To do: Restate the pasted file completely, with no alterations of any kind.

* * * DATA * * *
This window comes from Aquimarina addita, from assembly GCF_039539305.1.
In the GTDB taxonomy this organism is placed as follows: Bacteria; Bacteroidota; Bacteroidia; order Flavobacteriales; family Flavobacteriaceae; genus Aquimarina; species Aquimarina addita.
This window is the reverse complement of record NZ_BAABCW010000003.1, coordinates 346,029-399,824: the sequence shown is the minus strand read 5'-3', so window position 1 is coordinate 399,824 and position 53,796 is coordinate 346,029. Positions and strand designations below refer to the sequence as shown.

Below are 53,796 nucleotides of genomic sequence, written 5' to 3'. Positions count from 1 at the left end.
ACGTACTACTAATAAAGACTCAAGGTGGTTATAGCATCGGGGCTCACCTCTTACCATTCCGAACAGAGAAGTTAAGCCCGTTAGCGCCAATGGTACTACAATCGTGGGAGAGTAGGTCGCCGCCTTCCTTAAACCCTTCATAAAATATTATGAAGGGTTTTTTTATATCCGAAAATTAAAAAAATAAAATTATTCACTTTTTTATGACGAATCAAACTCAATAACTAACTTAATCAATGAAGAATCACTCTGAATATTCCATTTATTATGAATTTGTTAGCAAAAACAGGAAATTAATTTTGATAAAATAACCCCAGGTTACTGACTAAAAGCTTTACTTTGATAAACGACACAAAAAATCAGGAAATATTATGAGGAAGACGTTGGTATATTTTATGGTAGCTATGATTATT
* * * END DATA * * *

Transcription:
This window comes from Aquimarina addita, from assembly GCF_039539305.1.
In the GTDB taxonomy this organism is placed as follows: Bacteria; Bacteroidota; Bacteroidia; order Flavobacteriales; family Flavobacteriaceae; genus Aquimarina; species Aquimarina addita.
This window is the reverse complement of record NZ_BAABCW010000003.1, coordinates 346,029-399,824: the sequence shown is the minus strand read 5'-3', so window position 1 is coordinate 399,824 and position 53,796 is coordinate 346,029. Positions and strand designations below refer to the sequence as shown.

Below are 53,796 nucleotides of genomic sequence, written 5' to 3'. Positions count from 1 at the left end.
ACGTACTACTAATAAAGACTCAAGGTGGTTATAGCATCGGGGCTCACCTCTTACCATTCCGAACAGAGAAGTTAAGCCCGTTAGCGCCAATGGTACTACAATCGTGGGAGAGTAGGTCGCCGCCTTCCTTAAACCCTTCATAAAATATTATGAAGGGTTTTTTTATATCCGAAAATTAAAAAAATAAAATTATTCACTTTTTTATGACGAATCAAACTCAATAACTAACTTAATCAATGAAGAATCACTCTGAATATTCCATTTATTATGAATTTGTTAGCAAAAACAGGAAATTAATTTTGATAAAATAACCCCAGGTTACTGACTAAAAGCTTTACTTTGATAAACGACACAAAAAATCAGGAAATATTATGAGGAAGACGTTGGTATATTTTATGGTAGCTATGATTATT